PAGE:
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Nutrition Tip of the Week: All About Artificial Sweeteners

In addition to being sold as a stand-alone product (such as Splenda), artificial sweeteners are used in thousands of processed foods and beverages, usually labeled as "sugar-free," "reduced sugar," or "diet." They are most often found in candy, baked goods, protein powders, diet soft drinks, ice cream, dairy products, canned foods, jams and jellies, syrups, and chewing gum.

Nutrition Tip of the Week (20211001)

Understanding Artificial Sweeteners

A lot of controversy surrounds the use of artificial sweeteners. Some people think they are horrible for our health and cause cancer, while others believe that they are harmless and a brilliant way to cut back on calories coming from sugar.

As a nutrition coach, I often get asked what my views are on artificial sweeteners and if I use them myself. The truth is that I consume a small amount of artificial sweeteners in my diet. Personally, I do not consume artificially sweetened beverages, but I will use sucralose (Splenda) in my morning oatmeal. I also consume yogurts that are sweetened artificially and chew sugarless gum. It has been a process for me to break my “addiction” to artificial sweeteners that began during my bodybuilding career, when I was frequently dieting and reducing calories to very low levels. Crystal Light, Diet Coke, and sugar-free Jell-O were once staples of my consumption. They were my “sweet fix” when I existed only on extremely lean proteins, vegetables, and strategically timed and precisely measured complex carbs (primarily rice & oats).

In addition to being sold as a stand-alone product (such as Splenda), artificial sweeteners are used in thousands of processed foods and beverages, usually labeled as “sugar-free,” “reduced sugar,” or “diet.” They are most often found in candy, baked goods, protein powders, diet soft drinks, ice cream, dairy products, canned foods, jams and jellies, syrups, and chewing gum.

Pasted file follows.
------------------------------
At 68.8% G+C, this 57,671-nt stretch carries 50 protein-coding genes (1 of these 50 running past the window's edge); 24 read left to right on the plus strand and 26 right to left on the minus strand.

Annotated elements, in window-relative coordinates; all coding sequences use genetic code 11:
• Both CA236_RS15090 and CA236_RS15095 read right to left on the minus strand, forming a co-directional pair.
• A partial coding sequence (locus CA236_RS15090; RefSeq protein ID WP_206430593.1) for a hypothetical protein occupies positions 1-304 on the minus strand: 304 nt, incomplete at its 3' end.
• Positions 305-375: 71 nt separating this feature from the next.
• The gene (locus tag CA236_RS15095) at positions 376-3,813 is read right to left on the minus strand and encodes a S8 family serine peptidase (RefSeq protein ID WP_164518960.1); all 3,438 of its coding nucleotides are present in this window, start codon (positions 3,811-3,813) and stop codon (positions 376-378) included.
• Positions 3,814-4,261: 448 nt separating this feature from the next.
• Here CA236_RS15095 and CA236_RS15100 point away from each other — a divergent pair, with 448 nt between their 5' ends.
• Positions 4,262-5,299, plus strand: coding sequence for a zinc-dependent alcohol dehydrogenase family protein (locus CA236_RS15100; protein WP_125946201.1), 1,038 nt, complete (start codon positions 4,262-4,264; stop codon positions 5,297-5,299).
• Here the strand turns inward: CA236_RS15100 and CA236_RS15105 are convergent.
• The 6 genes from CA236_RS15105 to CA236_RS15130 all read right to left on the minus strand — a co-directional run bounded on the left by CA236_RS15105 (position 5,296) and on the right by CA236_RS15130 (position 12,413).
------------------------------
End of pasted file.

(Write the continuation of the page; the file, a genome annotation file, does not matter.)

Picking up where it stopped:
Identifying the common artificial sweeteners on the market today:

sweetener

 

  1. Aspartame is a zero-calorie sweetener and the primary ingredient in Equal. It’s also found in soft drinks, gum, yogurt, and cough drops. It is made by bringing together two amino acids—aspartic acid and phenylalanine. Aspartame is 200x sweeter than table sugar, though it is not recommended for baking as it loses its sweetness when exposed to a long period of heat.
  2. Neotame is another zero-calorie sweetener commonly found in dairy products, frozen desserts, puddings, and fruit juice. Very similar to aspartame, neotame is one of the newest artificial sweeteners on the market, approved by the FDA in 2002. Neotame is somewhere between 7,000 and 13,000x sweeter than table sugar.
  3. Acesulfame potassium is the primary ingredient in Sweet One and is found in soft drinks, gelatin, and chewing gum. The white, crystalline powder is not broken down or stored by the body, rendering it zero-calorie. It is 200x sweeter than table sugar and is very low in reported side effects.
  4. Saccharin is the oldest artificial sweetener invented in 1879. It is most well known as the key ingredient in Sweet N’ Low. Though long considered a carcinogen, it was cleared as safe for consumption by the FDA in 2000. Saccharin, 300-500x sweeter than sugar, is found in a wide array of foods and products ranging from toothpaste to canned fruits and vegetables. For a super cool read on the invention (or should I say discovery) of saccharin, check out http://www.todayifoundout.com/index.php/2014/05/saccharin-discovered-accident/
  5. Sucralose is produced by processing sucrose through selective chlorination, which removes the substance’s caloric output. Unlike other zero-calorie sweeteners, sucralose is heat-stable and is commonly used as a sugar substitute in baking recipes. Sucralose is one of the most extensively studied artificial sweeteners on the market and is the sweetener in Splenda.